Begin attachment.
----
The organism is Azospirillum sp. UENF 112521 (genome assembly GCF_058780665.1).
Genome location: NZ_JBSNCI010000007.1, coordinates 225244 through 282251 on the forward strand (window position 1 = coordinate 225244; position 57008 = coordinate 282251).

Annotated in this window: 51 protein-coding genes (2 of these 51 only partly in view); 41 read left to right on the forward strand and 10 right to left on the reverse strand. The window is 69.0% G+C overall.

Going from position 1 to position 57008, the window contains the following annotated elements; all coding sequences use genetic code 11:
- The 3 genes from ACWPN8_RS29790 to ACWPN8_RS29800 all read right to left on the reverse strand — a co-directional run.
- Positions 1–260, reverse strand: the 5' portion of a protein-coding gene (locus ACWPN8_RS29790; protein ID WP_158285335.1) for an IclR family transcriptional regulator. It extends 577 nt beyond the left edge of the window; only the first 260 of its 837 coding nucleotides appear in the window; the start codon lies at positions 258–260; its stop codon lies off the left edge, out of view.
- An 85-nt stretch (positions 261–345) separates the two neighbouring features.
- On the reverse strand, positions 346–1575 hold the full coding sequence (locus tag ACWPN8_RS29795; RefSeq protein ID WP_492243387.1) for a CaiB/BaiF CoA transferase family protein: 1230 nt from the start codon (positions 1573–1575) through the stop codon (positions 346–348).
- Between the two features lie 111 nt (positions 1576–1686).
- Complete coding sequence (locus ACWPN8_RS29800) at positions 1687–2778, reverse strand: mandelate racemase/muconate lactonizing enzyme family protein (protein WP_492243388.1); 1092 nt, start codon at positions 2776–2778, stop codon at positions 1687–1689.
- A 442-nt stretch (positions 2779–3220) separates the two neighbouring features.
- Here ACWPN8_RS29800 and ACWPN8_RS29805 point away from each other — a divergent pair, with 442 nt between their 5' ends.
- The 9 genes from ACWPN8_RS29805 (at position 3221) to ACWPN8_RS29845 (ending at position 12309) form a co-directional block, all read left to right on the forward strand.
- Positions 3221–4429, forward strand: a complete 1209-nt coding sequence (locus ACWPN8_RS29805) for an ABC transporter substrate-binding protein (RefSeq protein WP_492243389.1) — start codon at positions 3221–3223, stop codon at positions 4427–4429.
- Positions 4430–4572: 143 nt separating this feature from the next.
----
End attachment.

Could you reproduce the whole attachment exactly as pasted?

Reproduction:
The organism is Azospirillum sp. UENF 112521 (genome assembly GCF_058780665.1).
Genome location: NZ_JBSNCI010000007.1, coordinates 225244 through 282251 on the forward strand (window position 1 = coordinate 225244; position 57008 = coordinate 282251).

Annotated in this window: 51 protein-coding genes (2 of these 51 only partly in view); 41 read left to right on the forward strand and 10 right to left on the reverse strand. The window is 69.0% G+C overall.

Going from position 1 to position 57008, the window contains the following annotated elements; all coding sequences use genetic code 11:
- The 3 genes from ACWPN8_RS29790 to ACWPN8_RS29800 all read right to left on the reverse strand — a co-directional run.
- Positions 1–260, reverse strand: the 5' portion of a protein-coding gene (locus ACWPN8_RS29790; protein ID WP_158285335.1) for an IclR family transcriptional regulator. It extends 577 nt beyond the left edge of the window; only the first 260 of its 837 coding nucleotides appear in the window; the start codon lies at positions 258–260; its stop codon lies off the left edge, out of view.
- An 85-nt stretch (positions 261–345) separates the two neighbouring features.
- On the reverse strand, positions 346–1575 hold the full coding sequence (locus tag ACWPN8_RS29795; RefSeq protein ID WP_492243387.1) for a CaiB/BaiF CoA transferase family protein: 1230 nt from the start codon (positions 1573–1575) through the stop codon (positions 346–348).
- Between the two features lie 111 nt (positions 1576–1686).
- Complete coding sequence (locus ACWPN8_RS29800) at positions 1687–2778, reverse strand: mandelate racemase/muconate lactonizing enzyme family protein (protein WP_492243388.1); 1092 nt, start codon at positions 2776–2778, stop codon at positions 1687–1689.
- A 442-nt stretch (positions 2779–3220) separates the two neighbouring features.
- Here ACWPN8_RS29800 and ACWPN8_RS29805 point away from each other — a divergent pair, with 442 nt between their 5' ends.
- The 9 genes from ACWPN8_RS29805 (at position 3221) to ACWPN8_RS29845 (ending at position 12309) form a co-directional block, all read left to right on the forward strand.
- Positions 3221–4429, forward strand: a complete 1209-nt coding sequence (locus ACWPN8_RS29805) for an ABC transporter substrate-binding protein (RefSeq protein WP_492243389.1) — start codon at positions 3221–3223, stop codon at positions 4427–4429.
- Positions 4430–4572: 143 nt separating this feature from the next.